Procrastination also increases anxiety and negative self-talk. Have you ever wished that you didn’t complete a project/task/assignment that was due? Me either. The trick is to only do it for 5 minutes and, just like doing something we love for a few minutes each day, doing 5 minutes each day of something we’re avoiding also yields great rewards. Five minutes frequently turns into more, but if not, that’s still putting in 35 minutes per week on something we weren’t putting any time into at all. Do those 5 minutes the moment you think of it! Nike didn’t say, “Just Do It” for no reason. It works!

Humans need other humans (yes, even introverts do!)

Humans are social animals who need some form of tribe or pack. Support systems are critical to overall mental and physical health and for longevity. So, if you’ve been feeling all alone on an island, it’s time to roll up your sleeves and either make time for family and friends, or find family and friends. How, you ask? Join clubs, take personal interest classes, go to the gym and take exercise classes, or connect with old friends—anything that increases your contact with possible future friends (who may become family over time) in a healthy way. Notice we didn’t recommend going to a bar to make friends?

If you already have your posse, but you’ve been in hiding for a while, invite one or more of them out for a walk, coffee, dinner, or whatever thing you do/did together.

The body is made to move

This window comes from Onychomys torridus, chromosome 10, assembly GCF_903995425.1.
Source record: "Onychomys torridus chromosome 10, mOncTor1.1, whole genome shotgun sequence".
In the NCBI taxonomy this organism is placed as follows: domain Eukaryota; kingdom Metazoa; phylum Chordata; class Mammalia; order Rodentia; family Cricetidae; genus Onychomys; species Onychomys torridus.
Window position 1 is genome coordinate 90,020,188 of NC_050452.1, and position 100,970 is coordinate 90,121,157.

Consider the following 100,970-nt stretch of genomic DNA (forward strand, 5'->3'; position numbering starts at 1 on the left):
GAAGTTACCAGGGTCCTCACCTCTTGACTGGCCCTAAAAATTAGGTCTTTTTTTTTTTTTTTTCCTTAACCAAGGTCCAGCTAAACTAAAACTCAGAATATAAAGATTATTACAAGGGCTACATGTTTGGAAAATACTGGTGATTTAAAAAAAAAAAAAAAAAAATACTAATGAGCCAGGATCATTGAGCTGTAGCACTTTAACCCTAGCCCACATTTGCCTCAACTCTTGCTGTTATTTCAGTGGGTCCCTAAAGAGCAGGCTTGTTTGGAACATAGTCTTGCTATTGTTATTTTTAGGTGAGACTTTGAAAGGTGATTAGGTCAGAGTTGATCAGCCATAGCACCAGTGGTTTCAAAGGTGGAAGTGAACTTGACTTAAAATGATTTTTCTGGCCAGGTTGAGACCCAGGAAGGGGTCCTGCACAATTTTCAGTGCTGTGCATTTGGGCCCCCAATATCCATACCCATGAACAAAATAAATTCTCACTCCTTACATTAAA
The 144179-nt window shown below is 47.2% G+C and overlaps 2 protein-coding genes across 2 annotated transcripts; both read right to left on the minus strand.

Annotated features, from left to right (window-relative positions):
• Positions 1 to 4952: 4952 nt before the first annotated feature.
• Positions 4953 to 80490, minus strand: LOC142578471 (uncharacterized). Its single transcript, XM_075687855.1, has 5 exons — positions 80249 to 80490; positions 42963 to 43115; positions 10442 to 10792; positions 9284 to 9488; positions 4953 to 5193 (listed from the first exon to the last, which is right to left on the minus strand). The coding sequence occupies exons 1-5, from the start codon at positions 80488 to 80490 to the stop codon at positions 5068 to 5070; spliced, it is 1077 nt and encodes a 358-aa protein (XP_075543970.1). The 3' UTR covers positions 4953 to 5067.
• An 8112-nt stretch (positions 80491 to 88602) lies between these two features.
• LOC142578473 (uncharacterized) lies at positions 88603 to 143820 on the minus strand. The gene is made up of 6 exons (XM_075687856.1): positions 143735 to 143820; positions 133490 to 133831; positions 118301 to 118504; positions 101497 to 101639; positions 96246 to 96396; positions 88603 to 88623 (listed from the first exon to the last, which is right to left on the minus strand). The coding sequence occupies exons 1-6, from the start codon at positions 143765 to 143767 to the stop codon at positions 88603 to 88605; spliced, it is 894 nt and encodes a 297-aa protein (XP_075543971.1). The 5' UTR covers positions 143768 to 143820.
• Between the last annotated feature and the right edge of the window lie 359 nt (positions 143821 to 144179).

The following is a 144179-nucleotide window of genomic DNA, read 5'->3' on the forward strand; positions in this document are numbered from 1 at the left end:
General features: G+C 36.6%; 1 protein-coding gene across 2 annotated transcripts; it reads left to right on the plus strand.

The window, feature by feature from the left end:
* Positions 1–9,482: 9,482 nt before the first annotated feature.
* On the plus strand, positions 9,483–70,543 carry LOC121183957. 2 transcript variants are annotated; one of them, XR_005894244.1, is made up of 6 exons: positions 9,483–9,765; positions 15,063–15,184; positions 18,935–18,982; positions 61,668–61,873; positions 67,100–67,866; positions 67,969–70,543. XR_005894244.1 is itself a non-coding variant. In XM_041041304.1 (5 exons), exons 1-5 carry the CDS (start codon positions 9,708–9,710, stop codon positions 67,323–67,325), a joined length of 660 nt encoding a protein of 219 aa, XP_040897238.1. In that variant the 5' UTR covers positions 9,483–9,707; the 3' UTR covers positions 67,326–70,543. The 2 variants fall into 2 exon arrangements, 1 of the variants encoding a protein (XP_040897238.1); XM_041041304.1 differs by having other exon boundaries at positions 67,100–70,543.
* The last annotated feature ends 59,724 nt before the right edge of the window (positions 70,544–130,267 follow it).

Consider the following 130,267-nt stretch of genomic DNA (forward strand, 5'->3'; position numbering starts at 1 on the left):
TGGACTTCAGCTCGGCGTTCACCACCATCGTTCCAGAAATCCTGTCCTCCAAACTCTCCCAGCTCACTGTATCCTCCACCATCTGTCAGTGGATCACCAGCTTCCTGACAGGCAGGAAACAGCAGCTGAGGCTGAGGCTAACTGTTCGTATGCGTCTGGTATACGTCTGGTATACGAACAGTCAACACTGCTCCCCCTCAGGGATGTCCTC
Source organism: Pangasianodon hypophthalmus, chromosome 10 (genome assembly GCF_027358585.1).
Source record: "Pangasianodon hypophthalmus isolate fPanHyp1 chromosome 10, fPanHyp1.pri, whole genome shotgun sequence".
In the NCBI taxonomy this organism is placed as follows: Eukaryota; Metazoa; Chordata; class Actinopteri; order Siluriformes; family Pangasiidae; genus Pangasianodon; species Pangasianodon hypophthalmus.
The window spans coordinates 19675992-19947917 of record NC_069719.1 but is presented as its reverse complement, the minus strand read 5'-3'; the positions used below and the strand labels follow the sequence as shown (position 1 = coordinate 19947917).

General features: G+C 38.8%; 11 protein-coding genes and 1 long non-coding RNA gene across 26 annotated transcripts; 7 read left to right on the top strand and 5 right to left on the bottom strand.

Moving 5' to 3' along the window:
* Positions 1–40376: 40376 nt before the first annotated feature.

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Photo by Miguel Salgado on Unsplash

 We have become a society of sitters and it’s impacting our overall health. Being sedentary is actually as risky as smoking! It increases the danger of coronary heart disease, Type 2 Diabetes, high blood pressure, stroke, and even death. Now the good news: if we exercise, it’s a powerful depression and anxiety fighter as well as an ADHD modulator (as effective as antidepressants, ADHD, and antianxiety medications) without the side effects. It releases feel-good endorphins—dopamine, norepinephrine, and serotonin. It even promotes neural growth and increases self-esteem. Exercise also aids in the prevention of substance abuse relapse. It’s an all-around win-win for wellbeing and health! Exercise can be as simple as a walk around the block or with your dog. Great strategy: text your old or new friends, leash up your dog, and reconnect to nature, yourself, and your support systems.